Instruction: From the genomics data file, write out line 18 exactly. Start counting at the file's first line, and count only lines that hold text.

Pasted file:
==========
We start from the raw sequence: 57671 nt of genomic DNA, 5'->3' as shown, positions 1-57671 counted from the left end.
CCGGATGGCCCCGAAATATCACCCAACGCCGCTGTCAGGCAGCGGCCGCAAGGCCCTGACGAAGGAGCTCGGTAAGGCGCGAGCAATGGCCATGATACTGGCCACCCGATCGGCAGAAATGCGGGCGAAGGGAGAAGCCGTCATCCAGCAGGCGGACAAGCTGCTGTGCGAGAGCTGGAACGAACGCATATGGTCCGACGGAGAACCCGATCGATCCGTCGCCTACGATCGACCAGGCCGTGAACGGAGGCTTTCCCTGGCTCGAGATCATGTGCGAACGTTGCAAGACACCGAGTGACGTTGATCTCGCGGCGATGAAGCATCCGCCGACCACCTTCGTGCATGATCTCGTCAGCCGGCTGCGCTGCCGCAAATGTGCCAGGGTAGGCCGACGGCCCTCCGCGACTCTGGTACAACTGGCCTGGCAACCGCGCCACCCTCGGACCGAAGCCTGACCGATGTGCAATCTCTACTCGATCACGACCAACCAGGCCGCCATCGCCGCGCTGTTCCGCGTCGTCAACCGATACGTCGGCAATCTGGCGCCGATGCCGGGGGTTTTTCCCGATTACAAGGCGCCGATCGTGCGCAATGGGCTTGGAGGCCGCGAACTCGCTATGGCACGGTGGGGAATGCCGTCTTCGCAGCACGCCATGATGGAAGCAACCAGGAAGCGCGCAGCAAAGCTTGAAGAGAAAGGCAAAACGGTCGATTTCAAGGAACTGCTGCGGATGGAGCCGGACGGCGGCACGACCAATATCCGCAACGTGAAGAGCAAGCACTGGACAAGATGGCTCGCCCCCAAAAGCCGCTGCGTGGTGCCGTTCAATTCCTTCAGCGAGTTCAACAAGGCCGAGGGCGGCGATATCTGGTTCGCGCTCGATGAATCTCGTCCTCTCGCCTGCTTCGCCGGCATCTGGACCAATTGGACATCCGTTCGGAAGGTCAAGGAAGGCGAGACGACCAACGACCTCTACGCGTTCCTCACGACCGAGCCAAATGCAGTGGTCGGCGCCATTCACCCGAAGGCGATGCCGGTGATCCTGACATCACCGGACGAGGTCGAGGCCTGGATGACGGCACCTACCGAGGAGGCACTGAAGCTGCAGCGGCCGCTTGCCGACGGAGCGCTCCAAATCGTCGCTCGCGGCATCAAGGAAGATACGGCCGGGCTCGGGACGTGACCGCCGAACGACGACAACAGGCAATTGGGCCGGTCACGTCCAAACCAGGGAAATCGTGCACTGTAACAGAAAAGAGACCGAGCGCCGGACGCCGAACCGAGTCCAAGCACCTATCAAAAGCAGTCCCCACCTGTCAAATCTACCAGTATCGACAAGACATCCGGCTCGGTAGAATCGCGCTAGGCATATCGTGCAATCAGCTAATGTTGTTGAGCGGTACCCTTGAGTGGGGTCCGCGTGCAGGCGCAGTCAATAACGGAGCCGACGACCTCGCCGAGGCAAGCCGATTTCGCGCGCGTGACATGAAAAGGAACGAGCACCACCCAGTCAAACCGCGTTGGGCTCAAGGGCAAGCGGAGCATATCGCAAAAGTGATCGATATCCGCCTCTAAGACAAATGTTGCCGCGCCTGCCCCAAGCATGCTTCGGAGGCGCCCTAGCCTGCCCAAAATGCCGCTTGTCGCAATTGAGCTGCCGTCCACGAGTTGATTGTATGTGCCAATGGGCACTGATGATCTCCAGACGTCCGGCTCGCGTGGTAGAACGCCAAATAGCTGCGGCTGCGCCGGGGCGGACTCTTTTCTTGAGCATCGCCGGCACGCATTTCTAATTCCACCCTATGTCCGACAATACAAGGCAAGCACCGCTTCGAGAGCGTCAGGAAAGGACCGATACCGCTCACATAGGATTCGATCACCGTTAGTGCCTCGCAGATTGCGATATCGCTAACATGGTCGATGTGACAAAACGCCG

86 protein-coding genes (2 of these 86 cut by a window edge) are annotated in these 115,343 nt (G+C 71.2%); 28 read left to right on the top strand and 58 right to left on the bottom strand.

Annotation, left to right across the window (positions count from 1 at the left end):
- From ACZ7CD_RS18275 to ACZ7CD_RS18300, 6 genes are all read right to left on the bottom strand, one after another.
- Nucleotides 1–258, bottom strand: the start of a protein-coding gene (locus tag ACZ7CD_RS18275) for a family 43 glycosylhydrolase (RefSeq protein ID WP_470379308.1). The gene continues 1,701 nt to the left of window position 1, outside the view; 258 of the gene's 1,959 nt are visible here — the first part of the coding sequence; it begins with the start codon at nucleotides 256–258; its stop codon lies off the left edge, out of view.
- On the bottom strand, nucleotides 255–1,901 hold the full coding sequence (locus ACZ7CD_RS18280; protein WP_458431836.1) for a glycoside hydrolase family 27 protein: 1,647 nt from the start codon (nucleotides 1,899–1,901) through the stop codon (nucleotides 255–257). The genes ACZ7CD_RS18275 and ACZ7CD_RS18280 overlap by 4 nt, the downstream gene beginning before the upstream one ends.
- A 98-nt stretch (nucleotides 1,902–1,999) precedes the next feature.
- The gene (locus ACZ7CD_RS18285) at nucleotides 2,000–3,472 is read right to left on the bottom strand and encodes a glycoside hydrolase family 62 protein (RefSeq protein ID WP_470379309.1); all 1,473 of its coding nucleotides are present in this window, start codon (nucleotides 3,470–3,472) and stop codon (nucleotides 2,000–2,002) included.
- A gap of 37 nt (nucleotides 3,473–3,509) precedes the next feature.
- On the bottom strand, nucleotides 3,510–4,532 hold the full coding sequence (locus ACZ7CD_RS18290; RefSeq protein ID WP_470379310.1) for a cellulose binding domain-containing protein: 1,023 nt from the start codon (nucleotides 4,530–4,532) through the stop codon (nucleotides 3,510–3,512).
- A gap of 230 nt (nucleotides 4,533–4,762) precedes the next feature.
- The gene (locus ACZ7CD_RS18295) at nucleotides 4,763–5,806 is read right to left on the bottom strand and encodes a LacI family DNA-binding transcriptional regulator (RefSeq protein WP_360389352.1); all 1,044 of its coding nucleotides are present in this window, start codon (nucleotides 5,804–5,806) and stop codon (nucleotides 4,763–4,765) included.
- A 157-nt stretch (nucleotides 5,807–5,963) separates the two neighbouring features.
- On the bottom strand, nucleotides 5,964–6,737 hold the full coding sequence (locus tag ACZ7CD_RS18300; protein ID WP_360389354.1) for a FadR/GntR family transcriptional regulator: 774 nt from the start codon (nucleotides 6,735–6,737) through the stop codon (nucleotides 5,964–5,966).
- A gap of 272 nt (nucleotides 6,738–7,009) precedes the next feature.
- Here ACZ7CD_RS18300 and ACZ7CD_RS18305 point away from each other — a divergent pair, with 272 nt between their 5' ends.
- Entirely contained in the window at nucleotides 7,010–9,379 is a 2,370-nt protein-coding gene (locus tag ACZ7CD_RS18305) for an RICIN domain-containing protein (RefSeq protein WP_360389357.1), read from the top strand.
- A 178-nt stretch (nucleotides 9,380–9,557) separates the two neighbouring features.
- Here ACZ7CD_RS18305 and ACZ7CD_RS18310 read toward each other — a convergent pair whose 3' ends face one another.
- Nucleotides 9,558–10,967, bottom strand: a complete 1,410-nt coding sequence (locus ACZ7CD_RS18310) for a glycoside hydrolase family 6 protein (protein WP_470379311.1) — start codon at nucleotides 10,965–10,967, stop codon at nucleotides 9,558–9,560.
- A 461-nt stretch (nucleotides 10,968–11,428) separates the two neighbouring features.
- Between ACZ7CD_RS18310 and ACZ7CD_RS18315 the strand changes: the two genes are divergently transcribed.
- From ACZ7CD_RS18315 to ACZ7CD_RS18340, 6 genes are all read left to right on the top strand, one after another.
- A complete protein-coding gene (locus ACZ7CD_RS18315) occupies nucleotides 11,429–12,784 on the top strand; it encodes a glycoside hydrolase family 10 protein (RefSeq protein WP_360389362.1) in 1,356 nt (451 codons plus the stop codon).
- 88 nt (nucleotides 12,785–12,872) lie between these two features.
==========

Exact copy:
- Entirely contained in the window at nucleotides 7,010–9,379 is a 2,370-nt protein-coding gene (locus tag ACZ7CD_RS18305) for an RICIN domain-containing protein (RefSeq protein WP_360389357.1), read from the top strand.